When you invest your time, money and efforts into your business, you know there is risk because you cannot control everything that happens around you. Yet, because you believe in yourself and your business idea, and you have knowledge of the market and trends, you take the risk. You expect a good return on your investment.
You probably feel safer steering your own ship than being an employee on board a large liner. Yet, many of your friends and family who have corporate jobs can’t understand how you can stomach the risk. Unfortunately some of them find out their “safe” jobs are cut in a restructuring, so who took the most risk, you or them?
Your reward for risking your capital in your business comes when you collect dividends on top of your salary, and when you sell the business and live off the proceeds. That doesn’t happen when you are an employee.
Likewise in investing, risk and reward are joined at the hip. There is no investment without risk, and often, the more return you want, the more risk you have to take. Having said that, diversification of your investments is fundamental to improving your gains and minimizing your losses. Investing smaller amounts over time (dollar cost averaging) may also improve your returns because you spread the risk out rather than purchasing the shares or fund all at once.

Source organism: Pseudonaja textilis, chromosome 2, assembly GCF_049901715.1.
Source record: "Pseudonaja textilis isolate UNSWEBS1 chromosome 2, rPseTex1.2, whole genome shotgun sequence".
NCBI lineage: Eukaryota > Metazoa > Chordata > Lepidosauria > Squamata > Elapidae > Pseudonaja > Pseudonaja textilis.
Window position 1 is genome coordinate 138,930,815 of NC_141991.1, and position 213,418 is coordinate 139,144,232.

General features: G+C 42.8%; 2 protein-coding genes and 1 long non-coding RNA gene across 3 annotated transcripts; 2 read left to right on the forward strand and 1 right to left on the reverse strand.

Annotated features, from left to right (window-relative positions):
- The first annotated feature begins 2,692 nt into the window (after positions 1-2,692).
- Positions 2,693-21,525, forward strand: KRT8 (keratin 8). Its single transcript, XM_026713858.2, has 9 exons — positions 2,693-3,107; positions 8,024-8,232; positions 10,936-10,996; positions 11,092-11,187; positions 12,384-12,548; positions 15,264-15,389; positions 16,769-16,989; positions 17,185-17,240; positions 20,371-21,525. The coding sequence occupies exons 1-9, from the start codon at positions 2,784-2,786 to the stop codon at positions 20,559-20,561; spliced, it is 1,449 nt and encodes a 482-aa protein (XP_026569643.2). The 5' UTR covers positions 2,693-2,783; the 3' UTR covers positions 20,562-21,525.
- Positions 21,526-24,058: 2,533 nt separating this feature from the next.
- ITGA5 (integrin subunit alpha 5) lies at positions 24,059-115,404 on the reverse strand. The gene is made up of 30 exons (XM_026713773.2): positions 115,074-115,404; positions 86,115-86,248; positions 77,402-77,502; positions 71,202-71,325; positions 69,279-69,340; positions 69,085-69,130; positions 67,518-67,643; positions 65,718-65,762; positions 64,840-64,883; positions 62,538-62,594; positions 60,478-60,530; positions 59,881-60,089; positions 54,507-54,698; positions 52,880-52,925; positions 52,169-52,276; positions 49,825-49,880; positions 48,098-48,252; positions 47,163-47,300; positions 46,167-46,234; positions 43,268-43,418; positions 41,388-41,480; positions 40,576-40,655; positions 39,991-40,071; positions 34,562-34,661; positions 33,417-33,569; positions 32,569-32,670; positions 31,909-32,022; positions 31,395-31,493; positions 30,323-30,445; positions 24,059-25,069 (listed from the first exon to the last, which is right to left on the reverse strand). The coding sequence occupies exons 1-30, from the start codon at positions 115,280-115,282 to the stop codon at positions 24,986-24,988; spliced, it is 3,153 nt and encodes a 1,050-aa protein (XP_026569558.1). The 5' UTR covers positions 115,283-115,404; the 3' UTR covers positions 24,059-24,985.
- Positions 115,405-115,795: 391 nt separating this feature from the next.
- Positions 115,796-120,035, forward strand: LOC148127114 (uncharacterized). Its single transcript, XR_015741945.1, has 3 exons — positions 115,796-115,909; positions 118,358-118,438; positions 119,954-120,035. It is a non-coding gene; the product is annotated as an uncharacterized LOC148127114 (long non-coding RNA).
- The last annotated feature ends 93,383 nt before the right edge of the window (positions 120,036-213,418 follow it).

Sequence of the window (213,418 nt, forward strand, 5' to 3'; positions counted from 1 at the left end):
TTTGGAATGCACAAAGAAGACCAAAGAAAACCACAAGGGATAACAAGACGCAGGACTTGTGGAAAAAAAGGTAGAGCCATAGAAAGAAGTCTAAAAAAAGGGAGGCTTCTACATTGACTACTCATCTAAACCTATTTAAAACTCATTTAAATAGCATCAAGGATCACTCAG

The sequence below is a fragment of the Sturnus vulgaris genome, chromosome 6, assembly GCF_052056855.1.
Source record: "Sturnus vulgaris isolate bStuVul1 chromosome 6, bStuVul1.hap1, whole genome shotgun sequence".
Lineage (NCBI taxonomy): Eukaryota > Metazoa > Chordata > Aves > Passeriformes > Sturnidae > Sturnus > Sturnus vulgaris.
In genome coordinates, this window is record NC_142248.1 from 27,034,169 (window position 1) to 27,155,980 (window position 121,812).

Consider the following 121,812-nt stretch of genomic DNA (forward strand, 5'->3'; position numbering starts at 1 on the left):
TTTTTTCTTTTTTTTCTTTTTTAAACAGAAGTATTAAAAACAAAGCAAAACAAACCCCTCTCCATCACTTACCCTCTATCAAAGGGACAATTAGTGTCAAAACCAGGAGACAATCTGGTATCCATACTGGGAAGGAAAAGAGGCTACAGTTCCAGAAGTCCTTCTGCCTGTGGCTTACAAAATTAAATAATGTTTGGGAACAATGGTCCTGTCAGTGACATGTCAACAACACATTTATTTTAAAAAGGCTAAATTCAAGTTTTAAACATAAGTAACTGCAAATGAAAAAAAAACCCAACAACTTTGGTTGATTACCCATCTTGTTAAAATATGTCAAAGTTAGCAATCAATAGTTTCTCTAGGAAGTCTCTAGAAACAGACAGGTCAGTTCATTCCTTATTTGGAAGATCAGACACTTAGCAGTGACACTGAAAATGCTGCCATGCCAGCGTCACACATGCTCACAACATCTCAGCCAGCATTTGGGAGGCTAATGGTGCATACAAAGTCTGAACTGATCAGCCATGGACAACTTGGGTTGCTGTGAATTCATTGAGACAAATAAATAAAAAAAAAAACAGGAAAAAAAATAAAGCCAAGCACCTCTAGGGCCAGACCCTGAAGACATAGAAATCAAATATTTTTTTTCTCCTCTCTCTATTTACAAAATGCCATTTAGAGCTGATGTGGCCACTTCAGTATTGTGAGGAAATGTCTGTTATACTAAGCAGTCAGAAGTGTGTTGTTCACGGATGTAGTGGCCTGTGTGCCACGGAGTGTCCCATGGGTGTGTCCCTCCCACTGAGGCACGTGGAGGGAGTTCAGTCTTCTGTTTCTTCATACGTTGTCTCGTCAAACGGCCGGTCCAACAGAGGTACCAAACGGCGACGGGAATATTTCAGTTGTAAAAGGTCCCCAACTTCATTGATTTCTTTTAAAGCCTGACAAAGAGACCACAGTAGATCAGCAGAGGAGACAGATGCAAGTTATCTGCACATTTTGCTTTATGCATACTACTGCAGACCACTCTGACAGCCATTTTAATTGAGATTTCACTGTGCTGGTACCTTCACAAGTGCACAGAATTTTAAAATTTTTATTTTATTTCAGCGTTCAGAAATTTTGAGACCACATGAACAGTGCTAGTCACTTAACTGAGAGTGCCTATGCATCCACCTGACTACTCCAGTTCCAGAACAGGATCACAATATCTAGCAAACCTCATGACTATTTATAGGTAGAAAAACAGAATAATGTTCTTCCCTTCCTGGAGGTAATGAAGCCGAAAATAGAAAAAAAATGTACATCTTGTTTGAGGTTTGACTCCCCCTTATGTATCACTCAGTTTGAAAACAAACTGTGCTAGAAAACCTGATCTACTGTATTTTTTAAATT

On a long-term basis, stocks and equity mutual funds do outperform bonds and fixed-income funds, and cash always earns the lowest return. What is the good in being safe by having cash under the mattress if inflation eats away at the value of that cash every year?
You focus on being smart in business and avoiding mistakes. Do the same with your investments and find fund managers who aim for above average growth while preserving capital. Diversify the types of funds you have so that you aren’t betting the farm on a single strategy. Contact me for more advice on how to do that.